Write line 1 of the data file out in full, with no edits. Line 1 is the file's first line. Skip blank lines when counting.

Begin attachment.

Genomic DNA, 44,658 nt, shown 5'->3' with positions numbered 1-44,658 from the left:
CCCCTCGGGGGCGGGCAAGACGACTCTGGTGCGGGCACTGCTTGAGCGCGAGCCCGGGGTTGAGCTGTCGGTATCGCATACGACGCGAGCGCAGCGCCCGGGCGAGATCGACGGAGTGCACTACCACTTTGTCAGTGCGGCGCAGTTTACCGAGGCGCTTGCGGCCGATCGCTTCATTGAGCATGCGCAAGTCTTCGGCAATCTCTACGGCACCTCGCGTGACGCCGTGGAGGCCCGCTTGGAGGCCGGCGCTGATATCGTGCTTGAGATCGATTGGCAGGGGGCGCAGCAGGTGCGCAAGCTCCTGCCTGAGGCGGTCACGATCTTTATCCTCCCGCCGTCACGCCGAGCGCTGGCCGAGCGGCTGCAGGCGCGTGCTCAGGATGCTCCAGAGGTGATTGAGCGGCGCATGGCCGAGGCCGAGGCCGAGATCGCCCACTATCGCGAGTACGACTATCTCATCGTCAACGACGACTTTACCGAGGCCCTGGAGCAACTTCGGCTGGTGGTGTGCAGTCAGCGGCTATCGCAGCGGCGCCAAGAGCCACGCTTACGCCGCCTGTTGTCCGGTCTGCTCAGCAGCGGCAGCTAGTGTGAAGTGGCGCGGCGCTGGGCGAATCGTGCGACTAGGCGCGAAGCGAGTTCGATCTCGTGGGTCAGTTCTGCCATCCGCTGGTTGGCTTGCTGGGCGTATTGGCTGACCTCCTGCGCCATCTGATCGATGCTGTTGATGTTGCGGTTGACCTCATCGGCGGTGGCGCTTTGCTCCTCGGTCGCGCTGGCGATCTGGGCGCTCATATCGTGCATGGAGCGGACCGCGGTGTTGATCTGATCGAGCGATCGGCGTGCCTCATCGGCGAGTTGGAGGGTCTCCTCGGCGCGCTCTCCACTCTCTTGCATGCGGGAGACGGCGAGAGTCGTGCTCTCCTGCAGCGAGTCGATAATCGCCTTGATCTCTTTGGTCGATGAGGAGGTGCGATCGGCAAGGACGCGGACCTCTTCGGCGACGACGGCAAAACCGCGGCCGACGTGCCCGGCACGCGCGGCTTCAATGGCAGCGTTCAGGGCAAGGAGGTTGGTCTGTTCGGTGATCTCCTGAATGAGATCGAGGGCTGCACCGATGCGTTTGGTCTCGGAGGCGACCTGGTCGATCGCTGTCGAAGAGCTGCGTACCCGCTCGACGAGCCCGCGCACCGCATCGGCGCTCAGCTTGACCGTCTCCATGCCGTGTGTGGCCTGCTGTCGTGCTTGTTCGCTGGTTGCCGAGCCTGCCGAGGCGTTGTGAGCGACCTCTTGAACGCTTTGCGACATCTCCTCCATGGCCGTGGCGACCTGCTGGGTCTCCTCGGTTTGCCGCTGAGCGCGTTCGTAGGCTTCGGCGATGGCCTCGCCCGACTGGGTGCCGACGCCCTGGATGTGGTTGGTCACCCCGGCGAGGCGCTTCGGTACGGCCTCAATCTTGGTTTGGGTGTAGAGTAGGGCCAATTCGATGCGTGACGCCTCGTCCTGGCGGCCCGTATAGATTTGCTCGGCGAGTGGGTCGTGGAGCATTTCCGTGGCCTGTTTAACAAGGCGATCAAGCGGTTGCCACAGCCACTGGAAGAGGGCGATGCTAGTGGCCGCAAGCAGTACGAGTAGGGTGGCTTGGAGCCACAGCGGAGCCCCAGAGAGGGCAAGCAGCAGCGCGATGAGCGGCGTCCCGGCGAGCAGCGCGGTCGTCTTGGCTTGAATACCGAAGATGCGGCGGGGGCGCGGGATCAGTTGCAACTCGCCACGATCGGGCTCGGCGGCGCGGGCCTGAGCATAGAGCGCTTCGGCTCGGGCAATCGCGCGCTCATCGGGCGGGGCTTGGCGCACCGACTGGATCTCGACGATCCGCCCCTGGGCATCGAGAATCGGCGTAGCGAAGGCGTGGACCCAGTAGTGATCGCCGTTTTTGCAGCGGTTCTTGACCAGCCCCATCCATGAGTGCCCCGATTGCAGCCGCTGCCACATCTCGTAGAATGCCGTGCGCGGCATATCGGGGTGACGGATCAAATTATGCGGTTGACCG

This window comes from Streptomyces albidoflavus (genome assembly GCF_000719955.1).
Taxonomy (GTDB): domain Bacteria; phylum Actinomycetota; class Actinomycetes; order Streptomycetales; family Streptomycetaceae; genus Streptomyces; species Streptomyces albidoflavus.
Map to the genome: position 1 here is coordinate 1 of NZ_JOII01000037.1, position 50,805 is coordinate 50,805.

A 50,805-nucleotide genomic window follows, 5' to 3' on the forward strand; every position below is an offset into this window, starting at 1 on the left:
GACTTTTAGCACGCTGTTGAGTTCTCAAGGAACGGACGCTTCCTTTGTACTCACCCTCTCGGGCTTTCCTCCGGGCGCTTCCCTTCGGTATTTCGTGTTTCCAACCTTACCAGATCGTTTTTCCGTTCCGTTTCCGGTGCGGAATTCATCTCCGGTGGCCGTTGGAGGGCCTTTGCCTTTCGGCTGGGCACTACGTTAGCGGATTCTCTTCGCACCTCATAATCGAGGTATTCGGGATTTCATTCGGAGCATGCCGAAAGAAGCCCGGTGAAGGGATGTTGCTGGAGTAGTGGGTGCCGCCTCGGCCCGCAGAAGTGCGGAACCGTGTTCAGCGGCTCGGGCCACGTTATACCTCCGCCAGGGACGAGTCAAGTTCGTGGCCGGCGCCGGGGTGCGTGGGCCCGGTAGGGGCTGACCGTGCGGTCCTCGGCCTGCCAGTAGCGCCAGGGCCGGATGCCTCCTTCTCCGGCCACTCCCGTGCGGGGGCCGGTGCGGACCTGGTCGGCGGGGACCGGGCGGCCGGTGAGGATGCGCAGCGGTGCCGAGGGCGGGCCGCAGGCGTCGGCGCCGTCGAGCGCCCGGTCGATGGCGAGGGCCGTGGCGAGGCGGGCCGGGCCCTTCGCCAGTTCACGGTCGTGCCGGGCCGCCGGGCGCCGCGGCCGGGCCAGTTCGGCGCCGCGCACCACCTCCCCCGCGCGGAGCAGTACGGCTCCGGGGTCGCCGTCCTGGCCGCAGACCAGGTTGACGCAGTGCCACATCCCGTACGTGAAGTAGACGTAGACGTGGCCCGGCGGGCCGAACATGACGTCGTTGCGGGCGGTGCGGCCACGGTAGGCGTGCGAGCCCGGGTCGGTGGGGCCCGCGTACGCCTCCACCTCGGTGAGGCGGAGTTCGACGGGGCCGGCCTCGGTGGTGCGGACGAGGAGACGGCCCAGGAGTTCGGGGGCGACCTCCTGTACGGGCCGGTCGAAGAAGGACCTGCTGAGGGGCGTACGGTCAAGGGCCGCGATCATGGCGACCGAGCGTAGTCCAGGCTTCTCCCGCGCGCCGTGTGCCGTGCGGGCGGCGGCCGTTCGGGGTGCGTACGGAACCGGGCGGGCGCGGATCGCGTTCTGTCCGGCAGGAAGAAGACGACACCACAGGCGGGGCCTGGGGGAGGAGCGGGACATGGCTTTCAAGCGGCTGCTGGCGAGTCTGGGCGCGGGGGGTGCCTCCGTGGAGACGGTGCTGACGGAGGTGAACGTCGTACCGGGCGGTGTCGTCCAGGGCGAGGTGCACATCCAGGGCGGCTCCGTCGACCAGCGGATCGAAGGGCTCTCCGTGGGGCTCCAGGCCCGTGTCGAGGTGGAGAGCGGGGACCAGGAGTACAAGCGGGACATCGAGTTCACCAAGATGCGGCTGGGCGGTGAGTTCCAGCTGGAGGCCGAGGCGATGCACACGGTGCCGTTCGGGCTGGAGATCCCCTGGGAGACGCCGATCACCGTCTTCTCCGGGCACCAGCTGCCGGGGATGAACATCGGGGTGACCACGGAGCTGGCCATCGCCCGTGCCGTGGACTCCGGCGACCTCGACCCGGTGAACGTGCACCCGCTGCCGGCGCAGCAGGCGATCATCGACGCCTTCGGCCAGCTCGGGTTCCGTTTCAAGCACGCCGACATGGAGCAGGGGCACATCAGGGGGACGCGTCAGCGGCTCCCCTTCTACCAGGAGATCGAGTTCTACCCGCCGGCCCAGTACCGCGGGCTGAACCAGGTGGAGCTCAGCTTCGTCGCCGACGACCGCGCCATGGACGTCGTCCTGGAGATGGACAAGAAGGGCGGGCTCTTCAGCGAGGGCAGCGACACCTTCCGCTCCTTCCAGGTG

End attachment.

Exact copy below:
Genomic DNA, 44,658 nt, shown 5'->3' with positions numbered 1-44,658 from the left: